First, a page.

Primary Open-Angle Glaucoma
Type 2 diabetes is a risk factor for primary open-angle glaucoma. This has been demonstrated by large epidemiologic studies including the Los Angeles Latino Eye Study and the Blue Mountains eye study in Australia.
If you have type 2 diabetes, you should have been referred to an ophthalmologist at the time of diagnosis to look for signs of diabetic retinopathy, a disease in which high blood sugar damages the retina’s blood vessels. A diabetic patient should also have a yearly dilated exam so that any signs of glaucoma can also be identified.
In diabetic patients who have primary open-angle glaucoma, the glaucoma is treated the same way as for non-diabetic patients with open-angle glaucoma by lowering the eye pressure with medications, laser, and surgery if needed.
Neovascular glaucoma is another type of glaucoma for which diabetic patients are at higher risk. In this type of glaucoma, patients usually have a severe form of diabetic retinopathy, in which new vessels exhibit abnormal growth. These new vessels grow on the iris and over the drainage angle, causing scar formation and a form of angle-closure glaucoma.
The treatment plan includes treating the diabetic retinopathy, typically by a laser applied to the retina and injections of medications. Both treatments are intended to stop these abnormal new vessels from growing. However, even if these vessels “regress,” the drainage angle may be so compromised that the eye pressure is uncontrolled even with eye drops. Unfortunately laser treatments such as SLT cannot be performed in these closed angles, so patients will sometimes require surgery to manage the neovascular glaucoma. Most ophthalmologists will choose to implant a glaucoma drainage device for immediate eye pressure control.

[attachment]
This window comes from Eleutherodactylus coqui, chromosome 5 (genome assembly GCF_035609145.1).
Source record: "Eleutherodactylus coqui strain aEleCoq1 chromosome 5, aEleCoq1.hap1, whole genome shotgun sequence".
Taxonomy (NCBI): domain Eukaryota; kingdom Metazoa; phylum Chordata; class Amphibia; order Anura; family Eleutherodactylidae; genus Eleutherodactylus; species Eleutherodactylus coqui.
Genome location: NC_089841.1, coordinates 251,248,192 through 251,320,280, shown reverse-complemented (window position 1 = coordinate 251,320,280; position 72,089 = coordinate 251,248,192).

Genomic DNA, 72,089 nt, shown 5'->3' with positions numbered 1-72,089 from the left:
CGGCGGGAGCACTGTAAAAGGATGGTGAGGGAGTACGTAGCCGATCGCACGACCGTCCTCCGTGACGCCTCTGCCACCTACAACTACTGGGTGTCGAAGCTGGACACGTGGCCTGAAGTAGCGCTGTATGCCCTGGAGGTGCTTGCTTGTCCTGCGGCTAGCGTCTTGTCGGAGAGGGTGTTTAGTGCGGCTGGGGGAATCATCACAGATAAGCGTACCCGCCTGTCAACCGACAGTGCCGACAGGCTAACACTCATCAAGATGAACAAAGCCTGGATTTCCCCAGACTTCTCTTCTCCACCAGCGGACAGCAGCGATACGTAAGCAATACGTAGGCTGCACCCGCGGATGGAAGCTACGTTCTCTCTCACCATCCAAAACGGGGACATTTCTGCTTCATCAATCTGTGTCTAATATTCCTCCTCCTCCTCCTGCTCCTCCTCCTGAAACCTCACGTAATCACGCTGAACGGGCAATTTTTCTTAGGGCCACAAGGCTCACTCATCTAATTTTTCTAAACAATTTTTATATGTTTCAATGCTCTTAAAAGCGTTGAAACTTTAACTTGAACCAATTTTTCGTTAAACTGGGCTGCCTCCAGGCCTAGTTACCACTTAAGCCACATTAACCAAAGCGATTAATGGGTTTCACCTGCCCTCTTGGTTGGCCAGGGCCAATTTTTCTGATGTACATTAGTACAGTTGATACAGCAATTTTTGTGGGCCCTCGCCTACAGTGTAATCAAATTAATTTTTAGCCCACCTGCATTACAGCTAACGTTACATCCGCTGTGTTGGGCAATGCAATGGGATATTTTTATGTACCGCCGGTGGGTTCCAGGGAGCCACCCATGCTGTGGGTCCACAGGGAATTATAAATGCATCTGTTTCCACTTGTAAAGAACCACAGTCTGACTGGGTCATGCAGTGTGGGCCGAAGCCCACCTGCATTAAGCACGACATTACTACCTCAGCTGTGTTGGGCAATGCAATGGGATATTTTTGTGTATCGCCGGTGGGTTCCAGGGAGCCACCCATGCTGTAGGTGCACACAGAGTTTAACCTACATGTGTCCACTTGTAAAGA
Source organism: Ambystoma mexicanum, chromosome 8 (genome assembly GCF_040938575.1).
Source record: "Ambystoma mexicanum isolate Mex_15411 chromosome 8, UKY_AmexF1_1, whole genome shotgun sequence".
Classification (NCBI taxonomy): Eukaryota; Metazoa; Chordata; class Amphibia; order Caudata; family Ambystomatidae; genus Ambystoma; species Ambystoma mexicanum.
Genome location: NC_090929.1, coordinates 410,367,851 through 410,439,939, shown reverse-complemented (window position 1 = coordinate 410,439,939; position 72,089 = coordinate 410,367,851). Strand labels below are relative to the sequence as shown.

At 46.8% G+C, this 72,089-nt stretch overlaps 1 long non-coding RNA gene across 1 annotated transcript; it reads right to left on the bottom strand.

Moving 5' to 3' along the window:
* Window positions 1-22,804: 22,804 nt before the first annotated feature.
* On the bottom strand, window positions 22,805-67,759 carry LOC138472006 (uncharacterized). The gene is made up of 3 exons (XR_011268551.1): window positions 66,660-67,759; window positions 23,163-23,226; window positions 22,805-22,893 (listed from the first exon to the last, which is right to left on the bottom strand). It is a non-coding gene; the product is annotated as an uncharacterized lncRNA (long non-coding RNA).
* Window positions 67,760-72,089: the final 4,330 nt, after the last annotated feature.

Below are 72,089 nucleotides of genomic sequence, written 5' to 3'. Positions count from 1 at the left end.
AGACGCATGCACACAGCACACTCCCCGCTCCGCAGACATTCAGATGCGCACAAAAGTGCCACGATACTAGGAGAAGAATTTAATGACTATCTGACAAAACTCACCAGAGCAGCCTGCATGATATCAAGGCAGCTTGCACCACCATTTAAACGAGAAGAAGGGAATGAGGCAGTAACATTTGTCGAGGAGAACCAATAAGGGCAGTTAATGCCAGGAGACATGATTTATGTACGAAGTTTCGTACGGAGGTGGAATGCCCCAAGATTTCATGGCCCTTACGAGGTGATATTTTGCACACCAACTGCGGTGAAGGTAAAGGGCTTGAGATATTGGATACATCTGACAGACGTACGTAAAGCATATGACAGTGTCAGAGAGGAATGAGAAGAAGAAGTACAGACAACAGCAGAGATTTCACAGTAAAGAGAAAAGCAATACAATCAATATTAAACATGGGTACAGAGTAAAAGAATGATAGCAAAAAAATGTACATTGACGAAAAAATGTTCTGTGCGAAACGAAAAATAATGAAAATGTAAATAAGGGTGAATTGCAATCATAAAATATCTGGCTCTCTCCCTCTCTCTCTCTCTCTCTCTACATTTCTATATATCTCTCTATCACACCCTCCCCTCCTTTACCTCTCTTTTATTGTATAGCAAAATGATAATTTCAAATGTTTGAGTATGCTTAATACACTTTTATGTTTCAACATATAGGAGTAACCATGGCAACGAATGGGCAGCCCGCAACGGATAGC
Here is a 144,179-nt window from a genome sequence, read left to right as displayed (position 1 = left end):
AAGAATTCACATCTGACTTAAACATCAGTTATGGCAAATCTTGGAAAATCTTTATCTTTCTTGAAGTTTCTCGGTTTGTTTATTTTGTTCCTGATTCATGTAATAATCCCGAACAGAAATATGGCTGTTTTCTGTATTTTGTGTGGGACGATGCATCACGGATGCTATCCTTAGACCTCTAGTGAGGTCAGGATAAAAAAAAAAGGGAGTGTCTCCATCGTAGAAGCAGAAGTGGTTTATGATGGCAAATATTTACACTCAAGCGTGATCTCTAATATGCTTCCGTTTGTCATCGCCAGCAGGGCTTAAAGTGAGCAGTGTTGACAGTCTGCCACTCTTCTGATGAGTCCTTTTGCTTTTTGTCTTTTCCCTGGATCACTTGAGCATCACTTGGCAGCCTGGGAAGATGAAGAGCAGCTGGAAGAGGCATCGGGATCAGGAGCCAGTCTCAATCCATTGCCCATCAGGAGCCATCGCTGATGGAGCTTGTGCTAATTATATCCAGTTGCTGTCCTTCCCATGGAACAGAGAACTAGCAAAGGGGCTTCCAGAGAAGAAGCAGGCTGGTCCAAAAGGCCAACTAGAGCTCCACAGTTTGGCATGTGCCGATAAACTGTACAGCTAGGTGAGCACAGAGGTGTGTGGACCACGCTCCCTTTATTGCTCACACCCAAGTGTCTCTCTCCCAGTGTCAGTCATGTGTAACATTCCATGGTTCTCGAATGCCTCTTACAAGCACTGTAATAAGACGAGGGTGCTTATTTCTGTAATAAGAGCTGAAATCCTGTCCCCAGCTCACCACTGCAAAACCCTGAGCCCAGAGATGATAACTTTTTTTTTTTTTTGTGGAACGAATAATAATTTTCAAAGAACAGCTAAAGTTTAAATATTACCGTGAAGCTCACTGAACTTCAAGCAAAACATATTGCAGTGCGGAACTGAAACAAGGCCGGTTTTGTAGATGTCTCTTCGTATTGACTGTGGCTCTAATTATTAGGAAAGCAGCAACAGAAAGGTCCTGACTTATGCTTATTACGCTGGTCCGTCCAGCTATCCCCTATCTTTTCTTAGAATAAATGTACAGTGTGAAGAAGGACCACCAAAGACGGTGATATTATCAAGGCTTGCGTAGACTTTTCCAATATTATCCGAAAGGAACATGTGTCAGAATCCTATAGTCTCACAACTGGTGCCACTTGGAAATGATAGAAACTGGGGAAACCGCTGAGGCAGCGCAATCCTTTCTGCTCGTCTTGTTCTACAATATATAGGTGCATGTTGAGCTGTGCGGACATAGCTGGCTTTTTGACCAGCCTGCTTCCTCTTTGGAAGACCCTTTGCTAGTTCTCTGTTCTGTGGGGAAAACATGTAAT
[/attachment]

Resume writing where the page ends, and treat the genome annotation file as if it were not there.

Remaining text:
The third type of glaucoma often associated with diabetes is steroid-induced glaucoma. This is a secondary open-angle glaucoma that is caused by steroid eye drops or injections.
Patients with diabetes can develop “diabetic macular edema,” which is when blood sugars damage the vessels in the retina, causing them to leak fluid. Fluid collects in the retina, which can cause vision loss. Treatments include laser applied to the retina, injections of medications intended to stop abnormal growth of blood vessels, and injections of steroids. This last category can cause steroid-induced glaucoma requiring eye drops, laser to the drainage system, or surgery such as a glaucoma drainage device to lower the eye pressure. Your ophthalmologist will discuss with you your various options, but sometimes it is difficult to balance a treatment that can improve your macular edema and vision (steroids) with the unwanted side effects (high eye pressure).
Prevention is Key
Just as it is important to control your blood sugars, blood pressure, and cholesterol for your overall health, it is important to control these factors for the health of your eyes. In addition to checking your blood sugars with a home monitoring device using a fingerstick, your primary care doctor will also have your blood drawn to check your hemoglobin A1c. This number is important because it gives a sense of how good your blood sugar control has been for the last 2-3 months. The lower the number, the better your diabetes control. Your ophthalmologist may ask you about your blood sugar control, and this is a useful number to report. If you have diabetes, talk to your doctors about strategies to improve blood sugar control, and continue your checkups even when you feel well and are seeing well. Caught early, the complications associated with diabetes can be more easily addressed.
- Glaucoma Toolkit (Information to Help You Understand and Manage Glaucoma)
- Expert Information on Glaucoma (Articles)
- National Glaucoma Research Report (Newsletters)
- Primary Open-Angle Glaucoma (Article)
- Glaucoma: Treatment Options (Publication)
- Medications that May Adversely Affect Glaucoma (Article)
- Surgery Information
This content was last updated on: April 23, 2018
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